Vice City started life as an expansion for Grand Theft Auto III, Rockstar Games' enormous 2001 mega-hit. Early during development, the company looked at the enormous and rapid progress they were making and decided to turn it into its own standalone game. Released in 2002 - astonishingly barely a year after the previous title - it won immediate praise for its much greater scope and expanse.
Vice City is superficially identical to its forebear: you control a character, this time the named and voiced Tommy Vercetti, and guide him around a city. The goal is to make money, which Tommy achieves by doing various jobs for shady characters and gangs, as well as furthering the main story. You can get around on foot or by driving cars or sailing boats. There's also a lot of side-activities replicated from the previous game, such as working as a vigilante, a paramedic, a fireman or a taxi driver.
This game takes all these elements and expands them further. You have more vehicles to drive, including the welcome addition of motorbikes, and you can also pilot aircraft. There are helicopters (even a military chopper) and seaplanes available to speedily travel across the city, and a much greater variety of boats. The side-activities are also bolstered by the addition of a pizza delivery errand mission and being able to sell drugs from an ice cream van. There's likewise many more activities for racing (including aerial races and stock car racing). The city is also bigger, with Vice City clocking in at around twice the size of Liberty City, but being much easier to navigate thanks to a better street layout. There's a much vaster roster of weapons to use as well, with weapons now divided into categories.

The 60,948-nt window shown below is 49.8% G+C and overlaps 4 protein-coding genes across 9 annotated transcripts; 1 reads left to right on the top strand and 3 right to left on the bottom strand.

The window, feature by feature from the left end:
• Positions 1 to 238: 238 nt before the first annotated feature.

In one of the game's biggest additions, you can buy up additional property in the form of businesses (including an ice cream company, a car showroom, a taxi rank and a boatyard) and, after completing a few jobs to get them up and running, collect a regular income from them.
These are all nice improvements on the formula, but the most noticeable change is the greater detail everything is presented in. Not just graphically (although the much more colourful backdrop of Vice City is a huge improvement over the grey-ish Liberty City), but in terms of story and character. Rockstar had refined the engine to more convincingly present character movement and conversations, so there's now more elaborate cutscenes before each mission, expanding on the story. Your character having a name and being able to talk immediately makes things more engaging (even if main voice actor Ray Liotta sounds like he's phoning it in about half the time) and relatable, and the game is able to better present your changing relationships with secondary characters like Lance, Kent Paul and Ken Rosenberg. Certainly the story and characterisation is a huge improvement over the very bare-bones narrative in Grand Theft Auto III.